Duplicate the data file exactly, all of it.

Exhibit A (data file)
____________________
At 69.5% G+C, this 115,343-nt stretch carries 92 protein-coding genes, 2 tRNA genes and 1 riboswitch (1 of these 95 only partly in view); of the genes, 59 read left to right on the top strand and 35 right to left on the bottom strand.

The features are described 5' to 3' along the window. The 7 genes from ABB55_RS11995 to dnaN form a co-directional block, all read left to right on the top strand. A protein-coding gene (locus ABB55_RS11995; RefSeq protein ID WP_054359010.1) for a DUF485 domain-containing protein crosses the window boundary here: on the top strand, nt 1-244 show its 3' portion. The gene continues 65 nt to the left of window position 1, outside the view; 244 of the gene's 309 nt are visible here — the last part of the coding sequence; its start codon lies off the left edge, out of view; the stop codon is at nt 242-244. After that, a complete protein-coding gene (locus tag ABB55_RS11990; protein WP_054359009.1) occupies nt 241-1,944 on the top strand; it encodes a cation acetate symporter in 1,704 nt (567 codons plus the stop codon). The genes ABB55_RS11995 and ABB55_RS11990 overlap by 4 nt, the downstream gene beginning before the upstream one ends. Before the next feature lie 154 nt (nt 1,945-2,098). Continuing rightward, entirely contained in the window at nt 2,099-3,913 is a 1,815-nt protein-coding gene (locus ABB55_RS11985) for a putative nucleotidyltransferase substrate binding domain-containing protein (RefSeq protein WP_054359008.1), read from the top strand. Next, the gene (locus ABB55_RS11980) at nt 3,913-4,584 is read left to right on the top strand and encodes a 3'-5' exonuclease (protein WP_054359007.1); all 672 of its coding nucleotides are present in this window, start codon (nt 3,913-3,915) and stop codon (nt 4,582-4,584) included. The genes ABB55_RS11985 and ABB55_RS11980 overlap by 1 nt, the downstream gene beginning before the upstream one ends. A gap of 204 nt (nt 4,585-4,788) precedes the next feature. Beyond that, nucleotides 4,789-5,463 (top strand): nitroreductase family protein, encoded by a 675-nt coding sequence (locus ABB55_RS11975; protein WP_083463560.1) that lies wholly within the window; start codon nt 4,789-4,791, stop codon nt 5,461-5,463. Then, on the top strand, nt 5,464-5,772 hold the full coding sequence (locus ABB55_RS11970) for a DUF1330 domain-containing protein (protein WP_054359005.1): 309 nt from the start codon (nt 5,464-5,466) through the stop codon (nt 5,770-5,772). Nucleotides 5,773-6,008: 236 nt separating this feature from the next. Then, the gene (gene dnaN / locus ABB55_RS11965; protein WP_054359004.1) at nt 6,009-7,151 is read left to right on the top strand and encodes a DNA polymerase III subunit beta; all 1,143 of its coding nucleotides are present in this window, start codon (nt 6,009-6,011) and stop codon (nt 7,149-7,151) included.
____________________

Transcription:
At 69.5% G+C, this 115,343-nt stretch carries 92 protein-coding genes, 2 tRNA genes and 1 riboswitch (1 of these 95 only partly in view); of the genes, 59 read left to right on the top strand and 35 right to left on the bottom strand.

The features are described 5' to 3' along the window. The 7 genes from ABB55_RS11995 to dnaN form a co-directional block, all read left to right on the top strand. A protein-coding gene (locus ABB55_RS11995; RefSeq protein ID WP_054359010.1) for a DUF485 domain-containing protein crosses the window boundary here: on the top strand, nt 1-244 show its 3' portion. The gene continues 65 nt to the left of window position 1, outside the view; 244 of the gene's 309 nt are visible here — the last part of the coding sequence; its start codon lies off the left edge, out of view; the stop codon is at nt 242-244. After that, a complete protein-coding gene (locus tag ABB55_RS11990; protein WP_054359009.1) occupies nt 241-1,944 on the top strand; it encodes a cation acetate symporter in 1,704 nt (567 codons plus the stop codon). The genes ABB55_RS11995 and ABB55_RS11990 overlap by 4 nt, the downstream gene beginning before the upstream one ends. Before the next feature lie 154 nt (nt 1,945-2,098). Continuing rightward, entirely contained in the window at nt 2,099-3,913 is a 1,815-nt protein-coding gene (locus ABB55_RS11985) for a putative nucleotidyltransferase substrate binding domain-containing protein (RefSeq protein WP_054359008.1), read from the top strand. Next, the gene (locus ABB55_RS11980) at nt 3,913-4,584 is read left to right on the top strand and encodes a 3'-5' exonuclease (protein WP_054359007.1); all 672 of its coding nucleotides are present in this window, start codon (nt 3,913-3,915) and stop codon (nt 4,582-4,584) included. The genes ABB55_RS11985 and ABB55_RS11980 overlap by 1 nt, the downstream gene beginning before the upstream one ends. A gap of 204 nt (nt 4,585-4,788) precedes the next feature. Beyond that, nucleotides 4,789-5,463 (top strand): nitroreductase family protein, encoded by a 675-nt coding sequence (locus ABB55_RS11975; protein WP_083463560.1) that lies wholly within the window; start codon nt 4,789-4,791, stop codon nt 5,461-5,463. Then, on the top strand, nt 5,464-5,772 hold the full coding sequence (locus ABB55_RS11970) for a DUF1330 domain-containing protein (protein WP_054359005.1): 309 nt from the start codon (nt 5,464-5,466) through the stop codon (nt 5,770-5,772). Nucleotides 5,773-6,008: 236 nt separating this feature from the next. Then, the gene (gene dnaN / locus ABB55_RS11965; protein WP_054359004.1) at nt 6,009-7,151 is read left to right on the top strand and encodes a DNA polymerase III subunit beta; all 1,143 of its coding nucleotides are present in this window, start codon (nt 6,009-6,011) and stop codon (nt 7,149-7,151) included.